Tag Archives: Mayan

Chiapas Textile Cooperative to Exhibit and Sell at Oaxaca Textile Museum

After calling ahead and making an appointment, we took a taxi to the outskirts of San Cristobal de las Casas at the end of a dirt road to find the headquarters of Camino de los Altos.  This is a cooperative of 130 weavers who make extraordinary textiles.

They will be exhibiting and selling their work at the Museo Textil de Oaxaca from Friday through Sunday, February 17-19, 2012.  If you are in Oaxaca, you won’t want to miss this event!

The cooperative began in the mid-1990’s by eight French designers who had a passion for Mayan traditions, textiles, and indigenous design.  El Camino selects ancient traditional colors and re-imagines them.  They produce bags, children’s clothing, pillow covers, scarves, shawls, table cloths, runners, napkins, and dish towels on sturdy, highest quality fabric that is hand-woven on back strap looms in five Chiapas weaving villages.  Six sales are held each year in Paris and at other selected locations around the world.

Wool pillow covers can be the natural color of the sheep or dyed with either palo de Brazil or cochineal to yield a rich red. Mayan women then embellish them with traditional hand-embroidered designs.  The cotton is dyed with industrial color.  The color combinations are juicy and intense, and based upon traditional weaving patterns, too.


As a cooperative, the members meet together to decide next steps, new design and color directions, and pattern innovations. Their commitment is to each other — everyone must have work.  The marketplace speaks, so together they determine what needs to be altered, adapted, changed or discontinued.

[Cultural note: In traditional villages, the men work in the fields and do required community service (cargos).  Women are responsible for all the household work, and care for children and in-laws.  We hear that many of the women who are now able to earn their own income through weaving and other crafts, choose not to marry to achieve some level of independence.]


El Camino de los Altos operates through the sale of their work and the support of a French foundation, and are able to employ four full-time staff.  The money they earn goes directly to the weavers.  In addition, they are training indigenous women in marketing, sales, production, inventory control and other business development aspects that will ensure ongoing success.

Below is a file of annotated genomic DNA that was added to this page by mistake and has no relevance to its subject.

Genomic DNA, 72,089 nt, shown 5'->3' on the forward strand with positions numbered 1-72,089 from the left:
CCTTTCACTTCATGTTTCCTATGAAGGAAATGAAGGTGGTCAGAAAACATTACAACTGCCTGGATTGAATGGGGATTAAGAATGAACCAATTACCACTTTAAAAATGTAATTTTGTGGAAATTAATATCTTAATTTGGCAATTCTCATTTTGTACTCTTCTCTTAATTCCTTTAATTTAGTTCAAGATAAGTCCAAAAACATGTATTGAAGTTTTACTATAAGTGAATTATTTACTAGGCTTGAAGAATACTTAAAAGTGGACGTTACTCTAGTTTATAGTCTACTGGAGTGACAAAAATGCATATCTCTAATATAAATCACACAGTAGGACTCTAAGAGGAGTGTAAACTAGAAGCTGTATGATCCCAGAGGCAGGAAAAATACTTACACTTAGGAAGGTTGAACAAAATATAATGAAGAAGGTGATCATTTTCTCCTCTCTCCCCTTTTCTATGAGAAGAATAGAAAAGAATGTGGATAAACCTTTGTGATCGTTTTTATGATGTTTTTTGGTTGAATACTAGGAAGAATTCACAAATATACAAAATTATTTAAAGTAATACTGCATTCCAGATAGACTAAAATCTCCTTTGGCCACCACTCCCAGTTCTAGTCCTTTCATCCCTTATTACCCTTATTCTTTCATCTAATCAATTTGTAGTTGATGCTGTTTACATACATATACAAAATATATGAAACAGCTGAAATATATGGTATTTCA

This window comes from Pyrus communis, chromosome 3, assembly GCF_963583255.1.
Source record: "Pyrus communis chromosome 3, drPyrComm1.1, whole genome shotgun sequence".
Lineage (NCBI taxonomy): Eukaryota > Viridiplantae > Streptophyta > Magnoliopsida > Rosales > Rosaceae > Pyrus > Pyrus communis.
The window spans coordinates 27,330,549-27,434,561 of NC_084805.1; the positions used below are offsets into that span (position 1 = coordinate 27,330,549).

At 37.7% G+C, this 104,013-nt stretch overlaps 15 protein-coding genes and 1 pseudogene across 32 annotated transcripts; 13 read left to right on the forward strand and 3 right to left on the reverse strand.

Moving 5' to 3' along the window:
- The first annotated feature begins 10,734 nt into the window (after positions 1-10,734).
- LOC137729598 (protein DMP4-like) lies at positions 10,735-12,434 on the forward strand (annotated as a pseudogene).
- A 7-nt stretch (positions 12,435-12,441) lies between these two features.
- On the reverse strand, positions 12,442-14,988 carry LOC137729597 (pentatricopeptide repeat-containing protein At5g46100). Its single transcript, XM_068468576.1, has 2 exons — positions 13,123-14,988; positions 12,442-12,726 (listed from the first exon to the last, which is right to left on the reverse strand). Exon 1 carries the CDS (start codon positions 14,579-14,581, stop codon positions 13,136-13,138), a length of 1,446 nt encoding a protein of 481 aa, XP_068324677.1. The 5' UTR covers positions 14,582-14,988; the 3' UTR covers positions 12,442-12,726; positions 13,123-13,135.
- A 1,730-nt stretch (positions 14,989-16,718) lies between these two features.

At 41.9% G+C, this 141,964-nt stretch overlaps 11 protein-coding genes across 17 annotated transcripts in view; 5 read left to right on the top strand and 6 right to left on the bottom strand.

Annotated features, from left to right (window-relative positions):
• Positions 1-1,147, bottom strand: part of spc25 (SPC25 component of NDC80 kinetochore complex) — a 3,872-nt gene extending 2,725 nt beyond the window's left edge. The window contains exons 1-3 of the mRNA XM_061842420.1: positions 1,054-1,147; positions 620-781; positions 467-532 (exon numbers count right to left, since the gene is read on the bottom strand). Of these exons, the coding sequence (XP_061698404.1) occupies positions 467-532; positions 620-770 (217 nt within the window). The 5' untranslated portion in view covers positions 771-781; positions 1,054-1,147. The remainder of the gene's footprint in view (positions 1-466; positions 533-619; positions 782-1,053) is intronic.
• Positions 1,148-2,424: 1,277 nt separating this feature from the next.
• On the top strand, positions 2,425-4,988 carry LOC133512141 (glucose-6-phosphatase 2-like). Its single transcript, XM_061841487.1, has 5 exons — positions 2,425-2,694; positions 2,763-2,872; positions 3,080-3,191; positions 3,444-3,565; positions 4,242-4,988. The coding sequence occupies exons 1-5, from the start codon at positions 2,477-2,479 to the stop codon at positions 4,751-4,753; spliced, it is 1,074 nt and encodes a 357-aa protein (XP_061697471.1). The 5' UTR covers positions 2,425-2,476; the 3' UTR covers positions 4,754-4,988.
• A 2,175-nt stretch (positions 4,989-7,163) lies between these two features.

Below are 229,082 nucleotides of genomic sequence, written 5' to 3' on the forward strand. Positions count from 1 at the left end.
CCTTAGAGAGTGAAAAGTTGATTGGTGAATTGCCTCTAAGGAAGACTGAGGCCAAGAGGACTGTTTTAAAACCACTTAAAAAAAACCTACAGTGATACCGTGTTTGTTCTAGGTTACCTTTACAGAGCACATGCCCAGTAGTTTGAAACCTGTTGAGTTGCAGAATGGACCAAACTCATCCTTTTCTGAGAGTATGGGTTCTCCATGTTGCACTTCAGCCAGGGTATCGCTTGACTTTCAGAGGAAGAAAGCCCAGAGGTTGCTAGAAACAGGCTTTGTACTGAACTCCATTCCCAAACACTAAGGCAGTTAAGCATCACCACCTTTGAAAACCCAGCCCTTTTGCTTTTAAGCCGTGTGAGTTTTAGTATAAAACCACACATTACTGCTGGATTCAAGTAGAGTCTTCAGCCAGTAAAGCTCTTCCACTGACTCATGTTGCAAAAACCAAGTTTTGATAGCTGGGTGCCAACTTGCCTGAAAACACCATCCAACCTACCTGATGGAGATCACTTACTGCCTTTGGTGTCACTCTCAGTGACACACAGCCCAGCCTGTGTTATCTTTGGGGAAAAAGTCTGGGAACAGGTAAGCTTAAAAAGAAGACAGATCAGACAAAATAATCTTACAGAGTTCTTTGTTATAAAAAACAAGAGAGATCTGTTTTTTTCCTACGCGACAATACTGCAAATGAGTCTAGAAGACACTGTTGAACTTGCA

A Chiapas retail store, Madre Tierra, sells Camino de los Altos textiles.  It is located across from the sweets market on Insurgentes in the courtyard behind the fabulous bakery that sells the most delicious whole grain onion garlic buns.


Contact:  Veronique Tesseraud, director, elcaminodelosaltos@gmail.com, (967) 631-6944.  Barrio de Cuxtitali, Cerrada Prolongacion Peje de Oro #3.  http://elcaminodelosaltos.blogspot.com/

Curandero Sergio Castro Preserves Chiapas Textile Traditions

Behind a tall wooden gate about six blocks from the Zocalo at #38 Guadalupe Victoria is the Museo de Trajes Regionales.  The private collection of traditional indigenous dress is an inspiration of Sergio Castro Martinez, a former Chiapas state senator (2000-2003), engineer and lay healer.  Señor Castro gives personal guided visits in French, English, Spanish and Italian.  At the same time, he also ministers to those in need of health care at no cost.

Sergio Castro Martinez, hero of Chiapas

As textile aficionados, we asked our B&B host Bela if she would contact Sr. Castro and make an appointment for us to visit the museum on the first day of our arrival in San Cristobal de las Casas.  Visitors are asked to arrive at 6:00 p.m.  As we approached, a woman exited the house with her head covered and accompanied by family members.  Sr. Castro provides free care to people who have burn injuries and also for those with diabetes.